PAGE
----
Bing: See more photos of Gordimer

AP Photo: Stephen Chernin
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Lorin Maazel

March 6, 1930 – July 13, 2014

World-renowned conductor Lorin Maazel (see more photos), who headed this famed orchestra for seven years, directed close to 200 orchestras in over 7,000 performances during a career that lasted more than seven decades. A prodigy as a young child, he was invited by this acclaimed conductor to lead the NBC Symphony at the age of 7.

Bing: Maazel died of complications from this illness

AP Photo: John Rooney
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Alice Coachman

Nov. 9, 1922 or 1923 – July 14, 2014

Alice Coachman (see more photos), a high jumper, was the first African American woman to claim an Olympic gold medal when she won at the 1948 games (where were the Olympics held that year?). After a series of victory celebrations, including one at the White House, Coachman returned to the reality of life in the segregated South, where the mayor of her hometown (what city?) wouldn't even shake her hand. But Coachman's triumph paved the way for other female African-American track-and-field stars, including Florence Griffith Joyner, Jackie Joyner-Kersee and this winner of three gold medals at the 1960 Rome Olympics.

Find: Coachman died of this

Getty Images: Tim Mosenfelder
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Johnny Winter

Feb. 23, 1944 – July 16, 2014

Johnny Winter (see more photos) was a Texas blues icon who became known in the late 1960s and '70s for his fast guitar solos and his collaborations with this musical legend and other stars. Winter was considered one of the world's greatest guitarists of all time by this magazine.

Bing: Hear the guitar work that made Winter famous

AP Photo: Aldi Sued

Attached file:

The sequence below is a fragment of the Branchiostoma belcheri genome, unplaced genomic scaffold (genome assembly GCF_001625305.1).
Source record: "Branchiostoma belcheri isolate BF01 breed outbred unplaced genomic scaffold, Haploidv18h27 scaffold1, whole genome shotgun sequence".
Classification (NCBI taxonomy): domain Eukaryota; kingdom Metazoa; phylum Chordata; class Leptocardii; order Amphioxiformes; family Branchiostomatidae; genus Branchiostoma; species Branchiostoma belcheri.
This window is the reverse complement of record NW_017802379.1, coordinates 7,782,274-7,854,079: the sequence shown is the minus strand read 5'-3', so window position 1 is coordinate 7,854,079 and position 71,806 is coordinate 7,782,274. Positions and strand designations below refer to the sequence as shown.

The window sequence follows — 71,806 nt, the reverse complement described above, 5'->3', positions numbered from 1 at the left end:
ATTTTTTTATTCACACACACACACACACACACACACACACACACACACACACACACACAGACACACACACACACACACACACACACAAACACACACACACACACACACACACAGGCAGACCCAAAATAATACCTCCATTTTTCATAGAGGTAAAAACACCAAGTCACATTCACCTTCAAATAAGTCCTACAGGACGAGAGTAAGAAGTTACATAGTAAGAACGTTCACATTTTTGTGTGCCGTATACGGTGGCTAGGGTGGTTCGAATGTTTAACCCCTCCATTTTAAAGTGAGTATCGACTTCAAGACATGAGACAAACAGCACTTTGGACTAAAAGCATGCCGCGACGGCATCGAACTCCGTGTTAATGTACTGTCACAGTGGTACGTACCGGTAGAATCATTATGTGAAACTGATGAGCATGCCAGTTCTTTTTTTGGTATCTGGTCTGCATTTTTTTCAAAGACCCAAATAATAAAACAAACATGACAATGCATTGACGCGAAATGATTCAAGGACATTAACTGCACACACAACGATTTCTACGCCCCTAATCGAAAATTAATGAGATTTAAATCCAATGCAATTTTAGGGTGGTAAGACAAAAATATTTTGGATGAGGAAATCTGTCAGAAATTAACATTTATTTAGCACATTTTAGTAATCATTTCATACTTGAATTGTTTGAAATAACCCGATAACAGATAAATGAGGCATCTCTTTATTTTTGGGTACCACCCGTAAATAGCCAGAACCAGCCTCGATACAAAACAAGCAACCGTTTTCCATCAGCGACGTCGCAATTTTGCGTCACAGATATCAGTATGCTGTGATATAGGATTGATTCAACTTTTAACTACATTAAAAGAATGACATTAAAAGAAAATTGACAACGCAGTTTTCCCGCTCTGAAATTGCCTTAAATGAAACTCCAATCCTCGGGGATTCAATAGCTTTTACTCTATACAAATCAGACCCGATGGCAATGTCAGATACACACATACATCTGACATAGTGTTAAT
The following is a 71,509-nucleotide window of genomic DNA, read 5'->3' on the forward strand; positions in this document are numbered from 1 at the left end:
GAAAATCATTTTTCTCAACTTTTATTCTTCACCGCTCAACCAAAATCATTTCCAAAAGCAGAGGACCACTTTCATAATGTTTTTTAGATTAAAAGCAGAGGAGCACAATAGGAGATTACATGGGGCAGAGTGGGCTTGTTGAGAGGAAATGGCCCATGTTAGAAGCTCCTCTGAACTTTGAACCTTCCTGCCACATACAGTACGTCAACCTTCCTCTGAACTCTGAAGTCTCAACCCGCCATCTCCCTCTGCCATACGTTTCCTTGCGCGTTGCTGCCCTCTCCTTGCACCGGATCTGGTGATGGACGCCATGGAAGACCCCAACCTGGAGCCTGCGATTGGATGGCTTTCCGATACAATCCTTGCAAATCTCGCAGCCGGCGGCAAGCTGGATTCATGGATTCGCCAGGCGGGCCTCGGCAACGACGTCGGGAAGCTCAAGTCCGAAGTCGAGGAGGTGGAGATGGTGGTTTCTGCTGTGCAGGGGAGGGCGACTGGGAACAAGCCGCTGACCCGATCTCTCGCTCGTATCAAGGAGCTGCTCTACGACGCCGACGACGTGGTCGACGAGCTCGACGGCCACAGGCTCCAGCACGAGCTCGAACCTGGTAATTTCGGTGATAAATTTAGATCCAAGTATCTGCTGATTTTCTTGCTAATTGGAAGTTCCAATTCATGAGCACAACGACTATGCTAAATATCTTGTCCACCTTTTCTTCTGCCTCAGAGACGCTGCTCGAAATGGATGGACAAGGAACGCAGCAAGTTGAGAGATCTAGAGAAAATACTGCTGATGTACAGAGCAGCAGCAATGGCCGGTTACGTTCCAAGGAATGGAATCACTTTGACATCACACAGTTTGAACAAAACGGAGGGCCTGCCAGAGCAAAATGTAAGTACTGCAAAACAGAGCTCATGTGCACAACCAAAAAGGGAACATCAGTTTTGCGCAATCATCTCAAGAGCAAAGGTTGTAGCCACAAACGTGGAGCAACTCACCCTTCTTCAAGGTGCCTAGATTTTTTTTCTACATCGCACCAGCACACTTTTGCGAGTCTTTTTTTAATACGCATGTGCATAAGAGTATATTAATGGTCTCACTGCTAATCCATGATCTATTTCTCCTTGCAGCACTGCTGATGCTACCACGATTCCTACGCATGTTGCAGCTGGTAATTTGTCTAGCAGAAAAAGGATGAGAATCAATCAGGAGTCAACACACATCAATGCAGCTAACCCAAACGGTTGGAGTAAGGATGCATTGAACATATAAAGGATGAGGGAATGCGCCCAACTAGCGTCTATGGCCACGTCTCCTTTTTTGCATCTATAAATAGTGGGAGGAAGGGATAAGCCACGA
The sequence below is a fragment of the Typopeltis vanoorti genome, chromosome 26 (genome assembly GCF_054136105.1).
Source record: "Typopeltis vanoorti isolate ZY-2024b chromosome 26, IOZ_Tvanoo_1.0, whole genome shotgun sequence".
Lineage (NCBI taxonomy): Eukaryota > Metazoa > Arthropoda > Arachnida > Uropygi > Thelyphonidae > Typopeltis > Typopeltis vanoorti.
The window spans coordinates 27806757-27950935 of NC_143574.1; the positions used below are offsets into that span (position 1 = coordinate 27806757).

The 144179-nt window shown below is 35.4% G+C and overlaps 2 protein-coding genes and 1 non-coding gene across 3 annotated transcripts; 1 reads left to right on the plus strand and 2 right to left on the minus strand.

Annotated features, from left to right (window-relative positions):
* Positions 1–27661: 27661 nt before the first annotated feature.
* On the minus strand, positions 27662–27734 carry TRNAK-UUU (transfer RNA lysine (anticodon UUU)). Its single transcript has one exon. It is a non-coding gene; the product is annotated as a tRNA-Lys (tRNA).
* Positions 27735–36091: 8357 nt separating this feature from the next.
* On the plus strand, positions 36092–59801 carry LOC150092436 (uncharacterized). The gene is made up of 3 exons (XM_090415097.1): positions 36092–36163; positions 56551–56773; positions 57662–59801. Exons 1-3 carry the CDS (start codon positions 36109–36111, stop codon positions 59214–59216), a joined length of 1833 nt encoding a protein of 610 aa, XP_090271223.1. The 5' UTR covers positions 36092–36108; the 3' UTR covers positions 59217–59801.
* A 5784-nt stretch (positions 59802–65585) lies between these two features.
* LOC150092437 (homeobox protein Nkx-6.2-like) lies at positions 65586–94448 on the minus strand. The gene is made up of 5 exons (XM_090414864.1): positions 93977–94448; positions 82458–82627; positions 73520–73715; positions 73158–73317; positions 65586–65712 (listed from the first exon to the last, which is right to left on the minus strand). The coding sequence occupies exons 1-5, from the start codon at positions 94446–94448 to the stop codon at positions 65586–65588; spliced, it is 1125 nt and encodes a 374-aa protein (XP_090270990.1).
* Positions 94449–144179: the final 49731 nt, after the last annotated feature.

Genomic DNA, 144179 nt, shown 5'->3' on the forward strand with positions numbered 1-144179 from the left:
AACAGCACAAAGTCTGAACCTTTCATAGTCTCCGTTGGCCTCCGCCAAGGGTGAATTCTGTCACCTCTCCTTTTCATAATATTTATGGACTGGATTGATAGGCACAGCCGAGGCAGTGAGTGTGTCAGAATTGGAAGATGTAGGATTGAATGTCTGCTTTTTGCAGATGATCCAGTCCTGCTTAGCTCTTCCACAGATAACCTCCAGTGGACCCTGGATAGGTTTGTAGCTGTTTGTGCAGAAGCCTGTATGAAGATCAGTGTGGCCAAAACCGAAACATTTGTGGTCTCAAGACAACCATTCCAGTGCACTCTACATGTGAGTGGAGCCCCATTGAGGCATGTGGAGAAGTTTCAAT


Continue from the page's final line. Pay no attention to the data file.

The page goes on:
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Karl Albrecht

Feb. 20, 1920 – July 16, 2014

At the time of his death, Karl Albrecht (see more photos) was the world's 24th-richest person, according to this magazine, and the richest person in his home country (what country?). Albrecht and his brother, Theo, founded the Aldi supermarket chain, building it from a corner grocery amid the ruins of World War II to thousands of stores today. After a disagreement, they split the chain in two in 1961, with each taking over half of the operations.

Bing: What other popular U.S. chain did Theo Albrecht run?

AP Photo: Walter McBride, The O+M Company
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Elaine Stritch

Feb. 2, 1925 – July 17, 2014

Actress and singer Elaine Stritch (see more photos), known for her husky voice and brassy demeanor, won a Tony and three Emmys during a career that spanned nearly seven decades. The versatile Stritch appeared in films and on TV, but it was on Broadway where she was most at home and where she spent most of her career.

Bing: Stritch won an Emmy playing a TV exec's domineering mother on this sitcom

Getty Images: Jean Ayissi, AFP
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Joep Lange

Sept. 25, 1954 – July 17, 2014